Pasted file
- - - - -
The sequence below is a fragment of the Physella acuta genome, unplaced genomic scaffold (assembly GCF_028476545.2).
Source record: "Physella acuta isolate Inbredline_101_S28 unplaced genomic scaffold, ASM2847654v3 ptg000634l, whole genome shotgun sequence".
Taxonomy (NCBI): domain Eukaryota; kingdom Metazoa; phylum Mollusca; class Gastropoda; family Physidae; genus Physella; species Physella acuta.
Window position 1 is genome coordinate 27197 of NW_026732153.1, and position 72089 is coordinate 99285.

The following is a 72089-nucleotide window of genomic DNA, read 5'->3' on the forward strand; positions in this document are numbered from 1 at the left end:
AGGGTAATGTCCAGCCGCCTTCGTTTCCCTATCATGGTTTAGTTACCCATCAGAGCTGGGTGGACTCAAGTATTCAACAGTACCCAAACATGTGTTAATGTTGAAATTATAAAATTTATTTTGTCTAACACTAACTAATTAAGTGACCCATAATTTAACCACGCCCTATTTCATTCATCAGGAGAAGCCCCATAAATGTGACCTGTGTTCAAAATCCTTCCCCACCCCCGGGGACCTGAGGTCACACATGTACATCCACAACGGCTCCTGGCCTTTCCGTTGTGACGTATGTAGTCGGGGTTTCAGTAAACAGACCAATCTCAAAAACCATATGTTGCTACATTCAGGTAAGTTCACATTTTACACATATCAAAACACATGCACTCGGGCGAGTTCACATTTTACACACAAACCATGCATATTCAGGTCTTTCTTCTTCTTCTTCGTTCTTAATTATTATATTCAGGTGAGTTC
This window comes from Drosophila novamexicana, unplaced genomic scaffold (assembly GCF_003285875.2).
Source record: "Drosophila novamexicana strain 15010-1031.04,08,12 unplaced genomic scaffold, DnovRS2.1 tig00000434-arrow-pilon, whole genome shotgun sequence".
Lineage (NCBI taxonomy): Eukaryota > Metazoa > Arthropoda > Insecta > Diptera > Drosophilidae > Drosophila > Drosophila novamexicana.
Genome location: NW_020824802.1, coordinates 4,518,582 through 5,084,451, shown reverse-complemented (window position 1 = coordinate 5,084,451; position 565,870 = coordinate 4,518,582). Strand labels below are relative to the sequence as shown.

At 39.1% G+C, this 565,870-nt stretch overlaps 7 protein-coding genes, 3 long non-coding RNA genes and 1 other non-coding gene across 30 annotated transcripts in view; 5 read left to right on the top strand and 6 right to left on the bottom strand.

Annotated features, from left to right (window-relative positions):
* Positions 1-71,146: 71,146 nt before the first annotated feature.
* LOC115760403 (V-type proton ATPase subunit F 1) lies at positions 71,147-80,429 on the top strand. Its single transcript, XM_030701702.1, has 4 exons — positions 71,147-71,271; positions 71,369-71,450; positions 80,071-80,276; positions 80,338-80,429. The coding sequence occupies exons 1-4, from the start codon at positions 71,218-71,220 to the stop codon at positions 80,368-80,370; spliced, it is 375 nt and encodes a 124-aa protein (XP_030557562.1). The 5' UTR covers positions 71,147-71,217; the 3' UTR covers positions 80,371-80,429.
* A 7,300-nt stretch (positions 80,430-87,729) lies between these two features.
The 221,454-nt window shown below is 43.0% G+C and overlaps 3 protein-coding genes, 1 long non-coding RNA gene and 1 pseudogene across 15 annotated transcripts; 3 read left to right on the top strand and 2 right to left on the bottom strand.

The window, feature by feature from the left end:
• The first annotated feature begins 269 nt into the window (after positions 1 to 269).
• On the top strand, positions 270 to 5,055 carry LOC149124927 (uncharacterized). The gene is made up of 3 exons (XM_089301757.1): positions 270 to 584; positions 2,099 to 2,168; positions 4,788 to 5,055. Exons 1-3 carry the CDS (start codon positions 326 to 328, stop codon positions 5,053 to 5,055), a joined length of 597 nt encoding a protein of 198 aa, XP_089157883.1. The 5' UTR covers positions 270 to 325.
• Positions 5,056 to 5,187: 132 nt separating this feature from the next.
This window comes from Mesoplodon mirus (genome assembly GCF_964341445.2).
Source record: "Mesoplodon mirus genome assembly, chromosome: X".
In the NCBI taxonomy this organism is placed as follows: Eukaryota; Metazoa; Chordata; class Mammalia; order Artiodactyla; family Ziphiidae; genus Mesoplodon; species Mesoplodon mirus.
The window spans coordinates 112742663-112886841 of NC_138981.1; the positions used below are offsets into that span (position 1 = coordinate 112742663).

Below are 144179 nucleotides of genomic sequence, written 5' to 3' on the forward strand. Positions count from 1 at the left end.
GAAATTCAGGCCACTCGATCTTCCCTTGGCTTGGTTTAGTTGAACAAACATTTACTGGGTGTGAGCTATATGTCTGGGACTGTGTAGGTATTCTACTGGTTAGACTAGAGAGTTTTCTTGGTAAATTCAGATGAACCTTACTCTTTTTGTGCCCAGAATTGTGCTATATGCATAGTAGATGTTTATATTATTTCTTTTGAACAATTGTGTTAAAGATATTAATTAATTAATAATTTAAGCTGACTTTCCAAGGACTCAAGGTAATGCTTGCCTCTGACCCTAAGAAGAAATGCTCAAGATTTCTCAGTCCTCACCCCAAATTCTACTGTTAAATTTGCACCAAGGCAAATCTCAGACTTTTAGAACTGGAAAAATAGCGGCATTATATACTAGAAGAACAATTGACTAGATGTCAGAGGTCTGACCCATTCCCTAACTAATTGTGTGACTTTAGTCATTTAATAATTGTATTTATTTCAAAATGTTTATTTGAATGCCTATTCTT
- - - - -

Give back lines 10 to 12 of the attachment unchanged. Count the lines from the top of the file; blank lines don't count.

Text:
Genome location: NW_020824802.1, coordinates 4,518,582 through 5,084,451, shown reverse-complemented (window position 1 = coordinate 5,084,451; position 565,870 = coordinate 4,518,582). Strand labels below are relative to the sequence as shown.

At 39.1% G+C, this 565,870-nt stretch overlaps 7 protein-coding genes, 3 long non-coding RNA genes and 1 other non-coding gene across 30 annotated transcripts in view; 5 read left to right on the top strand and 6 right to left on the bottom strand.

Annotated features, from left to right (window-relative positions):